• Nitpick: the same EC key (or exactly SPKI) is usable for both ECDSA and ECDH, but the cert can also contain KeyUsage extension which can enable only one of them. openssl req -new -x509 can include KeyUsage depending on the config file used. Also FWLIW 1.0.2-beta does, and 1.0.2 release presumably will, finally implement static-DH; I don't know if someone actually requested it, or if it was just in the list of way-old leftovers getting cleaned up post-Heartbleed. Nov 1, 2014 at 12:55
  • OpenSSL has now added support for DH_RSA and DH_DSS ciphersuites in version 1.0.2 and 1.1.0+. These ciphersuites use certificates which contain a static DH key, but are signed with either RSA or DSA(DSS). They cannot be self-signed.
    – davenpcj
    Mar 9, 2017 at 15:49
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Just dredging up an old question. I recently had need to create a DH cert for test purposes. This is how to do it. First create DH parameters and private key as per Tom's answer:

openssl dhparam -out dhparam.pem 1024
openssl genpkey -paramfile dhparam.pem -out dhkey.pem

Next create the public key file:

openssl pkey -in dhkey.pem -pubout -out dhpubkey.pem

Now you need a CSR file. CSRs are self signed which obviously can't be done for DH because DH is not a signing algorithm. But create one anyway for a different key (one that can sign, e.g. RSA). To create an RSA key and an associated CSR:

openssl genrsa -out rsakey.pem 1024
openssl req -new -key rsakey.pem -out rsa.csr

Finally, you generate the DH cert from the RSA CSR and the DH public key. It is not possible to create a self signed DH cert because (as noted above) DH is not a signing algorithm. Therefore you will need to have set up a CA certificate/key. In this example I assume you have previously created a CAkey.pem and CAcert.pem:

openssl x509 -req -in rsa.csr -CAkey CAkey.pem -CA CAcert.pem -force_pubkey dhpubkey.pem -out dhcert.pem -CAcreateserial

Your DH certificate will be in dhcert.pem

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  • Just to note that force_pubkey is an OpenSSL 1.0.2+ option Mar 4, 2015 at 9:36
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In fact, it is generally possible to issue X.509v3 certificates for these types of key pairs, too:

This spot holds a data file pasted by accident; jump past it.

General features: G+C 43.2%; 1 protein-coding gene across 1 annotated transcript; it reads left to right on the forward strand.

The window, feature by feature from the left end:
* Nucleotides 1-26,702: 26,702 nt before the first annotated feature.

• DH (Diffie-Hellman)
  • ECDH (Elliptic Curve Diffie-Hellman)
  • X25519 and X448 (Edwards Curves 25519 and 448, Key Agreement not signing!)

RSA is a cryptographic algorithm that allows you both, digital signing and enciphering/deciphering. To create a CSR (PKCS#10 request) for an RSA key pair (even it is used solely for encryption purposes), you can just use the private RSA key part to perform the necessary proof-of-possession, i.e. the self-signature. Obviously, this is not possible for keyagreement-only algorithms (DH, ECDH, X25519, and X448). There is just one very old RFC, RFC 2875 "Diffie-Hellman Proof-of-Possession Algorithms", which seems not to be used anywhere, though.

The standard OpenSSL command line tools are unable to accomplish the task, i.e. first using "openssl req" to generate the CSR (P10) and subsequently issuing the X.509v3 certificate using "openssl ca". Only the key generation can be performed, e.g. using "openssl genpkey" (for X25519/X448), "openssl ecparam", etc.

The ASN.1 module of PKCS#10 (see RFC 2986) states for the type CertificationRequest the digital signature as a BIT STRING without the OPTIONAL keyword, i.e. it is mandatory.

You would have to patch OpenSSL to either allow empty digital signatures (proof-of-possession) for key agreement algorithms or implement RFC 2875, which would mean a lot of work for all above mentioned algorithms.

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  • 1
    ECDH and ECDSA in OpenSSL mean only X9.63 and X9.62 which use exactly the same key so you can create a CSR (with ECDSA) and resulting cert for either or both, as our local bear answered in 2013. For integer-DH (X9.42/PKCS3/RFC2631) and elliptic-XDH you can't create a proper CSR, but openssl x509 -req -force_pubkey ... can create a cert (since 2014) as Matt answered in 2015. Feb 28 at 0:39
  • Thanks. Anyway, there is RFC 2875, updated by RFC 6955 ("Diffie-Hellman Proof-of-Possession Algorithms") - OpenSSL does not implement it, though.
    – GermanDev
    Mar 3 at 21:39